CASTLE: THE COMPLETE SECOND SEASON
MOVIE: ***1/2 (out of 5)
BLU-RAY EXPERIENCE: **1/2 (out of 5)
BY KEVIN CARR
WHAT IT’S ABOUT
Mystery novelist Richard Castle (Nathan Fillion) has a great relationship with the mayor of New York City. As a result, he has arranged to shadow the NYPD homicide division to help them solve murders. Heading the homicide squad is Detective Kate Beckett (Stana Katic), who constantly spars with Castle but secretly likes him… maybe a little too much.
WHAT I LIKED
This season of “Castle” hit a stride, much better than they had in season one. Like CBS’s “The Mentalist,” “Castle” shook off the dust of too much formula and predictability to enhance the characters in the show. It’s a fine line to walk with sexual tension between main characters, but Castle and Beckett work fine here. It helps that the show lets them flirt a bit but not make things too serious. After all, once that tension breaks, the show’s over… or in serious jeopardy (as we learned from “Cheers,” “Moonlighting” and “Scrubs”).
The key to this show is Nathan Fillion as Castle. Many people love him from “Firefly,” but here’s where he shines brighter. His tongue-in-cheek humor really works in this format, and the character comes across as just plain fun.
The murder-of-the-week is the focus, but the ongoing elements of the characters make things click. We’ve got the interaction between Castle and his family, as well as Beckett trying to resolve the jealousy and humiliation issues with Castle’s latest book, “Heat Wave.” It’s a fun show to watch, and even though it’s about murder, it’s enjoyably light-hearted.
WHAT I DIDN’T LIKE
The only time this show falters is when it goes too far out of its own concept. Too much of a romance between Castle and Beckett threatens to get too serious. This is also the case when the shows focus too much on the murder of Beckett’s mother. It’s such a tragic story that it pulls away from Beckett’s humorous nature.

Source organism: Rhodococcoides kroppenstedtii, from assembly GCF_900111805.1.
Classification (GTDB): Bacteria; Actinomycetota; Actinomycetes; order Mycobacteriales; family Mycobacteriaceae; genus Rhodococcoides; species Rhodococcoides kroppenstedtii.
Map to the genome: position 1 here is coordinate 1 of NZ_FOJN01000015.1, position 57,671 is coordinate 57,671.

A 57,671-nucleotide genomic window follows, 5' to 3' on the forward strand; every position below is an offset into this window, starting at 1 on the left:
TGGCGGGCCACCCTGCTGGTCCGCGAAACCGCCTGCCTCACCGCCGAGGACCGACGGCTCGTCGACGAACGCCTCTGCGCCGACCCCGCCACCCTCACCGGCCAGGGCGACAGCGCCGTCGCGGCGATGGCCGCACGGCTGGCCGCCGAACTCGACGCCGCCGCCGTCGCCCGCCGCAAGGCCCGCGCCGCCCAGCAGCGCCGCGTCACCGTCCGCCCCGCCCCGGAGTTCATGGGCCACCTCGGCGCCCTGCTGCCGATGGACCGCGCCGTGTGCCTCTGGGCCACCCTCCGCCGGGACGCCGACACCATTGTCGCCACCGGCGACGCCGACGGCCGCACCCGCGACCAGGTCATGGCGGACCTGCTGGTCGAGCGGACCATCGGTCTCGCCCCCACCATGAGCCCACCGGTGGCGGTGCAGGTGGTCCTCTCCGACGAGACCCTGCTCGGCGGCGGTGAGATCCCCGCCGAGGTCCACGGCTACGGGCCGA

The only show that really was a problem was when it gave Detective Esposito (Jon Huertas) his own focus in a story. I have no problem with Esposito as a character, but it’s a comic-relief supporting role. He gets way too serious in this episode, and things get real for him. The whole episode felt like a test run for an Esposito spin-off, which would have been awful.
The DVD set comes with the standard deleted scenes, bloopers and outtakes. There are three featurettes, including “On Set with Seamus & Jon” in which the actors who play Detectives Ryan and Esposito take viewers on a set tour, “On Location with Nathan” in which Fillion introduces the audience to the different crew members and “Manhattan’s Most Unusual Murders” which focuses on the different and creative deaths of the series.
WHO’S GOING TO LIKE THIS MOVIE
People who want a twist on the standard police procedural.